Republican Representatives Liz Cheney of Wyoming, Jaime Herrera Beutler of Washington and Fred Upton of Michigan drew condemnation from Trump for their impeachment votes during his January trial in the House. All three raised more money in the third quarter of fundraising than their Trump-approved rivals, according to reports filed with the Federal Election Commission on Friday.
And Alaska Senator Lisa Murkowski, one of seven Senate Republicans who voted to condemn Trump in February, raised nearly $ 1.1 million in the July-September quarter, more than double. of the $ 465,945 raised by Kelly Tshibaka, which Trump approved earlier this year. Murkowski is the only one of the seven Republicans to have voted to condemn the former president candidate for re-election in 2022.
In addition, Murkowski ended September with more than $ 3.2 million in cash reserves, more than 10 times the amount Tshibaka had left in his campaign account.
Top target, top fundraiser
In the House, Cheney, who is deputy chair of a committee investigating the January 6 riot, is one of Trump’s main targets, which has called her “hawkish” and “disloyal.” . She was ousted from her post as chair of the House GOP conference earlier this year due to her opposition to the former chair.
Despite this, Cheney dominated fundraising among the 10 House Republicans who supported Trump’s impeachment, bringing in $ 1.7 million, according to new documents. This was the second largest fundraising quarter in Cheney’s House’s career.
Her Trump-endorsed opponent, attorney Harriet Hageman, joined the race on September 9 and raised nearly $ 302,000 in the three weeks leading up to the quarterly book close, a pace of around $ 100,000 per week.
Hageman is expected to step up that pace to match Cheney’s fundraising strength – who has consistently exceeded seven digits in quarterly fundraising this year. Cheney ended September with more than $ 3.6 million in the bank versus $ 245,000 for Hageman.
The Cheney-Hageman race presents itself as a key proxy fight between Trump and the mainstream Republican establishment world that Cheney hails from and a high-profile test of Trump’s ability to purge his critics of power.
Former President George W. Bush is due to attend a fundraiser Monday in Texas for Cheney, the daughter of Vice President Dick Cheney. Utah Senator Mitt Romney, a former Republican presidential candidate, and his wife Ann were among the donors to his third quarter fundraising committees.
Other contributors to Cheney’s political operation in the quarter included several prominent Democratic donors, such as Hollywood mogul Jeffrey Katzenberg, and a political action committee chaired by the former national security adviser of Trump, John Bolton, who has become a vocal critic of the former president.
Announcing the Casper Star-Tribune’s third quarter earlier this week, Cheney campaign adviser Amy Edmonds said the three-term congressman is receiving “historic levels of support because she keeps her oath to the Constitution “.
Hageman’s contributors include Maggie Scarlett, who served as Cheney’s Senate campaign co-chair in 2014; billionaire tech investor Peter Thiel, who was an early supporter of Trump’s presidential ambitions; and Lynn Friess, widow of Foster Friess, who was a major contributor to the GOP.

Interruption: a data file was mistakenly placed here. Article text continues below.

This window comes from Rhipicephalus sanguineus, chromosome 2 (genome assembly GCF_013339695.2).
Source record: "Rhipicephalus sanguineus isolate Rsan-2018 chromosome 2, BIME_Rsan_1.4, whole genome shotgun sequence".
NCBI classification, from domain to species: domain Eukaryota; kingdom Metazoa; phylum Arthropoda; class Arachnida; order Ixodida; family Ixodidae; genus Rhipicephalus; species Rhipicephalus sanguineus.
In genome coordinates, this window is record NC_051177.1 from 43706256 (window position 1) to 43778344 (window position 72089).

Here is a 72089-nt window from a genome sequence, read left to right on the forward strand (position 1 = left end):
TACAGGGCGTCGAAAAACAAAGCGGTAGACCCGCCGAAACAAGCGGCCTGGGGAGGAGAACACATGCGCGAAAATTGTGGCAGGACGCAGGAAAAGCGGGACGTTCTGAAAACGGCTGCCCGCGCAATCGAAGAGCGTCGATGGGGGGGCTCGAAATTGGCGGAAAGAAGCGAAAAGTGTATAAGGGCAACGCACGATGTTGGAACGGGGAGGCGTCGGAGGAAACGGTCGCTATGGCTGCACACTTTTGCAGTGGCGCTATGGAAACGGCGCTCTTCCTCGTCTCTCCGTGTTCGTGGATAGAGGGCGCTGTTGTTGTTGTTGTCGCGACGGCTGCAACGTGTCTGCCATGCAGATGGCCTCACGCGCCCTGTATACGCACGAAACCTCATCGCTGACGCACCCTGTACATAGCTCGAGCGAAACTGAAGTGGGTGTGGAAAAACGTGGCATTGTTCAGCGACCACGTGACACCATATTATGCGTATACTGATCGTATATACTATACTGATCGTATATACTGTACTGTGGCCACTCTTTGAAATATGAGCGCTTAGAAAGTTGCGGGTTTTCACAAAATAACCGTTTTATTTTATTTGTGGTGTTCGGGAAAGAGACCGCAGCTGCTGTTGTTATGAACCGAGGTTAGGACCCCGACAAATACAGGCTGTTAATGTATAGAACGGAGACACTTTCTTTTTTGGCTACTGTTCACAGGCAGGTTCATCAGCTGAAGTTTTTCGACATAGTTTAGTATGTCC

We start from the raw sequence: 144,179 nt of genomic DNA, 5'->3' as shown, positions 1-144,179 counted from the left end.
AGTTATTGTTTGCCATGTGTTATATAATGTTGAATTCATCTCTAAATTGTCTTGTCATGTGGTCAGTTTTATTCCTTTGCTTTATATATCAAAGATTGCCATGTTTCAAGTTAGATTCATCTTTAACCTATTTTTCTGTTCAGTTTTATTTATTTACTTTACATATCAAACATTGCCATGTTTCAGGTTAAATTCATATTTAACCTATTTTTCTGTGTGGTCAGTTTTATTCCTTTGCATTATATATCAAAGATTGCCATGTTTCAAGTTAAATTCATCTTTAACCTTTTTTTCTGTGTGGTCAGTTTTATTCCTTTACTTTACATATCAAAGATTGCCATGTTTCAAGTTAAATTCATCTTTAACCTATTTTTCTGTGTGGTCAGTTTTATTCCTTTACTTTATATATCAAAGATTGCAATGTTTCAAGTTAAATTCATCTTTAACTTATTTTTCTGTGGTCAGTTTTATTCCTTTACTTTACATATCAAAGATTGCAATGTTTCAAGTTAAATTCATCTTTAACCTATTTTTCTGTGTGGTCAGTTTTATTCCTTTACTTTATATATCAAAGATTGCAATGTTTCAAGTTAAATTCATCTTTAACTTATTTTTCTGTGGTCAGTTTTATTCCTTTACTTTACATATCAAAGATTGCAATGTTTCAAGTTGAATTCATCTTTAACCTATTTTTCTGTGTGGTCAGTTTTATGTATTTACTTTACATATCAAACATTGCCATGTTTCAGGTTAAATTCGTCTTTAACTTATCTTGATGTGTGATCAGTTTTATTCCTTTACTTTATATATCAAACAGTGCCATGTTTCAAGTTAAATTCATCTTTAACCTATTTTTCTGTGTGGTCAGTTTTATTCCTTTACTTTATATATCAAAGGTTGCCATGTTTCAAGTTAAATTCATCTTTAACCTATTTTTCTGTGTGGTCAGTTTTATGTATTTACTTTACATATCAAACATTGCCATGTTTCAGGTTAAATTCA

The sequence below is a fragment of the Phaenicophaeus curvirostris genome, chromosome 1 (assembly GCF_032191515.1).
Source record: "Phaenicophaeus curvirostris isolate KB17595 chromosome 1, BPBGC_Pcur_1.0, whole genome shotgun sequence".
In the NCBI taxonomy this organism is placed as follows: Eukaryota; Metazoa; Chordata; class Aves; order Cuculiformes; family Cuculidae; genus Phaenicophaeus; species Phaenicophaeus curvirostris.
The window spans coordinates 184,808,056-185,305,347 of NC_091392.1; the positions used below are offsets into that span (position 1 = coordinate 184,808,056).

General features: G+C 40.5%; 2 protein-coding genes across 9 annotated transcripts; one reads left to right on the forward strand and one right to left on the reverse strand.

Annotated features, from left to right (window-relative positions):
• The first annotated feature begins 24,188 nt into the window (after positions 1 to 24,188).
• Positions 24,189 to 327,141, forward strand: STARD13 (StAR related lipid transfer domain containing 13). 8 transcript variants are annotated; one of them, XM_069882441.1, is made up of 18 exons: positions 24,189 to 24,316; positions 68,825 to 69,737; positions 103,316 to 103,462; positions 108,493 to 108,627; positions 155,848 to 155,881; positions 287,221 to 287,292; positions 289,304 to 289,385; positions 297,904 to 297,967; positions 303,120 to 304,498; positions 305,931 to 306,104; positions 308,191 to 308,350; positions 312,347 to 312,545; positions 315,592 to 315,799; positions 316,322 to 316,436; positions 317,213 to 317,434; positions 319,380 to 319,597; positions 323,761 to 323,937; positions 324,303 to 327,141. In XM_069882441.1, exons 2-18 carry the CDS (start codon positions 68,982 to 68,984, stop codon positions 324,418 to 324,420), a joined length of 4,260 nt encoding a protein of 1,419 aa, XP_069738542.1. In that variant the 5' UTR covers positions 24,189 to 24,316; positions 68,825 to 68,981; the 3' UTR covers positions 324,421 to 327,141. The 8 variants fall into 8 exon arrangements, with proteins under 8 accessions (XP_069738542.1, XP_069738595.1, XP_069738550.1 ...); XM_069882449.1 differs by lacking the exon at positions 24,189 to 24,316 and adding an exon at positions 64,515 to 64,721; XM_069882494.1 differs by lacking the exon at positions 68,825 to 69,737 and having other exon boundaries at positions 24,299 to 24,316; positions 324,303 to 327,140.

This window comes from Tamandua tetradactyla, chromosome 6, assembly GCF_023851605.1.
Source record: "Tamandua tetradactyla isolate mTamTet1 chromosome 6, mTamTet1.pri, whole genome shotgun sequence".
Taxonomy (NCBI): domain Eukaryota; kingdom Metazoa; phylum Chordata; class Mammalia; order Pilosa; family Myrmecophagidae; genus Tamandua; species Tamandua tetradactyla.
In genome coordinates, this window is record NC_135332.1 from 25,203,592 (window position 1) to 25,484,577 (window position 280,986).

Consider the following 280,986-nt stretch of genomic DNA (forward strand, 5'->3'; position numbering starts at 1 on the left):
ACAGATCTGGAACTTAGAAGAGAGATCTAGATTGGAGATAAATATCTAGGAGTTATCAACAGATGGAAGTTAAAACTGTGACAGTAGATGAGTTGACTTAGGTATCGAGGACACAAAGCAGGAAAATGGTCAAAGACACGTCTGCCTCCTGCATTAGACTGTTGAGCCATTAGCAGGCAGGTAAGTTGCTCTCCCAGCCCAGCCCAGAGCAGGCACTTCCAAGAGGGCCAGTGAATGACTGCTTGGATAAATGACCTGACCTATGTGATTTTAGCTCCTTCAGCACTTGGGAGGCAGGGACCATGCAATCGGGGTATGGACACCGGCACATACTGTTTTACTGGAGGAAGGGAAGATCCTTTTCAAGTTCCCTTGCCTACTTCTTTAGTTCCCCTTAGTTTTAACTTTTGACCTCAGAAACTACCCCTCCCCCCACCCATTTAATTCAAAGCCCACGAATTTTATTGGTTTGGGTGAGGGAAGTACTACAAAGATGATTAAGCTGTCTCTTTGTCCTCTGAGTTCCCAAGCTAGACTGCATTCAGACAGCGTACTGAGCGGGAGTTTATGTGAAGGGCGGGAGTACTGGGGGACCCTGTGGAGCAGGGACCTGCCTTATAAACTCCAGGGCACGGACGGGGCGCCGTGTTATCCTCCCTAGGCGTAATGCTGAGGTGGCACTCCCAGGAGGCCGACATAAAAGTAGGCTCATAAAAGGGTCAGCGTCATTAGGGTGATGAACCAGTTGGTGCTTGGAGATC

“We know Liz Cheney will have more money than she can spend, raised by special interests in Washington, DC and Northern Virginia, establishment politicians and Democrats who find her a useful tool Hageman said in a statement.
In Washington, Herrera Buetler raised $ 523,591, exceeding the $ 452,132 raised by Joe Kent, a U.S. military veteran approved by Trump last month.
And in Michigan, Upton raised $ 292,943 in the third quarter, exceeding the $ 115,585 raised by Steve Carra, a Michigan state lawmaker also endorsed by Trump in September.
Upton plans to retire after more than three decades in power. He said he would decide his political future based on how his seat in southwest Michigan looks after the redistribution, rather than Trump’s actions in the race.
“We will have the resources to win. I’m not worried, ”Upton told CNN in September.
Carra told CNN earlier this week that he now plans to raise more in the fourth quarter with Trump’s backing than in the third.
“Fundraising certainly resumed after its approval,” he said. “I would have raised about the same amount in Q3 as in Q2, but a lot of that would be after its approval. “
A House Republican who voted to impeach the former president, Ohio Rep. Anthony Gonzalez, announced last month that he would not be running because he faced a tough main challenge.
Max Miller, the Republican endorsed by Trump to take on Gonzalez, made more than $ 695,000 in the third quarter, including $ 500,000 in the form of a personal loan from Miller.
Trump has yet to approve the challengers of six other House Republicans who voted for his impeachment.
Chris Mathys – a pro-Trump challenger to one of those lawmakers, California Representative David Valadao – hopes that will change soon. He told CNN this week that he was “actively pursuing” a meeting with Trump to gain his support.
CNN’s Alex Rogers and David Wright contributed to this story.